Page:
"Many times a right position can be clouded by a wrong disposition." -- Bob Presswood

"When you reject the God of the Bible you end up making your own waffle." -- David Robertson [The full quote is "This is a great example of what happens when you reject the God of the Bible.  You end up making your own waffle, and being judgemental in your own name (all of course whilst declaring you are being non-judgemental)."]

"God's intention for the body of Christ, the local church, is that it be a place of teaching and edification for the saints." -- Steve Anderson

"Fundamental to our system is the idea that justice is of a higher value that conformity to an unjust law." -- Dave Miller

"History doesn’t change because of 21st Century cognitive retardation." --  J. D. Hall

"Verbiage is too often the fig-leaf which does duty as a covering for theological ignorance." -- Charles H. Spurgeon

"A man who preaches nothing more than a therapeutic gospel preaches no gospel at all." -- Copied

"Time moves in one direction; memory in another." -- William Gibson

"The bigger the government, the smaller the citizen." -- Dennis Prager

Monday, January 29, 2018

The “Anti”-KJV Quiz

Last Friday I posted a link to The KJV Quiz. I have personally dubbed it an “anti-KJV quiz.” Why?

First, the constant use of the term “false friends.”[i] It is used in 9 of the 10 examples. Using “false friend” seems to be an attempt to express the idea that folks may generally think the KJV word will mean something else than it actually means. Curiously, in a quiz about word meanings the compiler of the quiz uses “false friend” incorrectly! A false friend is a word in one language that looks or sounds similar one in another language that is wrongly assumed to have the same meaning.[ii] While this may have been unintended, such usage supports the tired old saw that King James English is a foreign language!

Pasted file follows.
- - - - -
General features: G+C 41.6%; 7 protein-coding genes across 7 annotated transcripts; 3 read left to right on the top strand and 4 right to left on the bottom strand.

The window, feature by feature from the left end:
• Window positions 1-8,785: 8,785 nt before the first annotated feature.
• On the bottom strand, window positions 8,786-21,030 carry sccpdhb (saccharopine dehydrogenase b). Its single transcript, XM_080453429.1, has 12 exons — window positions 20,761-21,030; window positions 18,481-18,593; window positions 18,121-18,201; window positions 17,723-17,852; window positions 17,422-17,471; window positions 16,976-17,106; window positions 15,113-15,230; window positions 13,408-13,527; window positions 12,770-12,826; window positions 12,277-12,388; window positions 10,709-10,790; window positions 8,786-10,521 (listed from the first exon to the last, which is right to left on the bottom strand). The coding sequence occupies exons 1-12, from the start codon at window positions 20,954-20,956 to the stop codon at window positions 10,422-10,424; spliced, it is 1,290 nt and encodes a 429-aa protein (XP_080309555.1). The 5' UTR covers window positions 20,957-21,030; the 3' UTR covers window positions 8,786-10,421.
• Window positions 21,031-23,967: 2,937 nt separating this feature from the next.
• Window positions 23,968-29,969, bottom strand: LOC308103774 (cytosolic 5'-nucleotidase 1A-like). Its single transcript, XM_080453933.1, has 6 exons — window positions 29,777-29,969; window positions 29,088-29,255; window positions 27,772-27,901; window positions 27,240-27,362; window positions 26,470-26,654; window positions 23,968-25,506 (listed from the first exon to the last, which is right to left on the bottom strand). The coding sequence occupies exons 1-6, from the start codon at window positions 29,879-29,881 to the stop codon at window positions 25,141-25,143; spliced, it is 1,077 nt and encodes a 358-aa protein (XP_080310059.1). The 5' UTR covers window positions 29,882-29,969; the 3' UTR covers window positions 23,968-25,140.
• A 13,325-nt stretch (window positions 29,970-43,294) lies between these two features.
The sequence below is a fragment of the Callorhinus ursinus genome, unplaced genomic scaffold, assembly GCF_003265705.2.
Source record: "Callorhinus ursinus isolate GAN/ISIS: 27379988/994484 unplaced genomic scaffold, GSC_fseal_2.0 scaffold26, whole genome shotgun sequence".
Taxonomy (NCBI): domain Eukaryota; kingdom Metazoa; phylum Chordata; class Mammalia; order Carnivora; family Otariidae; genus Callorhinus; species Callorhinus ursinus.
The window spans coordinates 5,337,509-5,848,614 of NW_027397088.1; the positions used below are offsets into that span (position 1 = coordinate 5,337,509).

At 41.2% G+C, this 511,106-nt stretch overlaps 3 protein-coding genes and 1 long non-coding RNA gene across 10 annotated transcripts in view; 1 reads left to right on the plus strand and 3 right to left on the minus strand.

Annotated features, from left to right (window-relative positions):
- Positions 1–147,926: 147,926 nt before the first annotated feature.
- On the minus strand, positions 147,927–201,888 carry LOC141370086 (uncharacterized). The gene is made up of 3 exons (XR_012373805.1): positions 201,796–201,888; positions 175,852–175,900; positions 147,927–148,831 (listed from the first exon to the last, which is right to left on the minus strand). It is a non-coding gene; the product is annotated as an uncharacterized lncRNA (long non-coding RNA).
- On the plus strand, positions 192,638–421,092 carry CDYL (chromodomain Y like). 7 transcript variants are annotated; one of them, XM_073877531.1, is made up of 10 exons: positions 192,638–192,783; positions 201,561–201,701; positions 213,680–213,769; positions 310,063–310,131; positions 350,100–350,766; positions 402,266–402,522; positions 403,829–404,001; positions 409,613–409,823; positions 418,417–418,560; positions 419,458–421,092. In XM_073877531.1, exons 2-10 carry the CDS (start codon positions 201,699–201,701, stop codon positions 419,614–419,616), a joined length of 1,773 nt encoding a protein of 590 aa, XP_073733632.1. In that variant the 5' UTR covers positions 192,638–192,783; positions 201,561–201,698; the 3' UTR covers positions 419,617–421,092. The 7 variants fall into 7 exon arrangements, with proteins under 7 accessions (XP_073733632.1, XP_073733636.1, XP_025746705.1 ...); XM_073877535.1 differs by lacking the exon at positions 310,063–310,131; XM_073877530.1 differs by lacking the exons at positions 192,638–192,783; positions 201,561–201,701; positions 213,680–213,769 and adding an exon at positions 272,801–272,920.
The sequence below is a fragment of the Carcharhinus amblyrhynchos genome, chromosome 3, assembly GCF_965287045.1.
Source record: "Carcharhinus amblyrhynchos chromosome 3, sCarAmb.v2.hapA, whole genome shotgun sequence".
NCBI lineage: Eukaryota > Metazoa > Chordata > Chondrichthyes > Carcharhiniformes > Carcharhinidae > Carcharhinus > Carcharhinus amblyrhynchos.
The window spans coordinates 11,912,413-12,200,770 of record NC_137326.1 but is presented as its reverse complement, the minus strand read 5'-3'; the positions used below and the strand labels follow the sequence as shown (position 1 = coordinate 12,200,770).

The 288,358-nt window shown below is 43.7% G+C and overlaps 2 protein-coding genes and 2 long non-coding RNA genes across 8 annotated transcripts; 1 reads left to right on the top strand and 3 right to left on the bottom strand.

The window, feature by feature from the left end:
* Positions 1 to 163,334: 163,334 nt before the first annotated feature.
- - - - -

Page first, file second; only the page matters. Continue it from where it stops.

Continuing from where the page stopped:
Second, five times the compiler uses the expression “Today it means…” (in the other five questions he or she uses something similar, though perhaps not quite as dogmatically). But it is not true that these words don’t mean the same today – and you usually don’t even have to look in an unabridged dictionary to discover that![iii]  Most words have a range of meaning. As far as I know every one of the words in the quiz still carry that 1611 meaning today.[iv] Just because some – even a majority of folks – are unaware of the range of meaning of a word doesn’t mean that it doesn’t have that meaning.

Third, some of the choices given seem almost a “set-up” so that the person taking the quiz will be confused about the answer. The answers for “What does halt mean in 1 Kgs 18:21” are: pause, limp, stop, and vacillate. All four of the answers supplied fall within the current range of meaning of the English word “halt.” While the Hebrew word pacach means limp, it also has a range of meanings.[v] Further, “to limp between two opinions” surely must have the connotation of to pause, hesitate, waver, yes, even vacillate. This makes me wonder whether the design of the quiz is to make those who read the King James Bible doubt their comprehension of what they are reading.[vi]

So, that is why I dubbed it an “anti-KJV quiz.” Then why did I post it and recommend people take it? I guess to some extent it was a “set-up” for this post! But, more importantly, I think it is worthwhile for any reader of the King James Version (and non-readers as well) to take this test, or something similar, to gauge how much one is actually comprehending when reading the Bible. It is not just exclusive King James readers who have this problem – we read over words assuming that we know what they mean. Part of studying the Bible is studying words to understand their meaning. If we think we know that apt means “inclined” we will never search to learn that it just might mean “able” instead!

[i] From the French faux ami.
[ii] For example, agenda in French does not mean the same thing as agenda in English.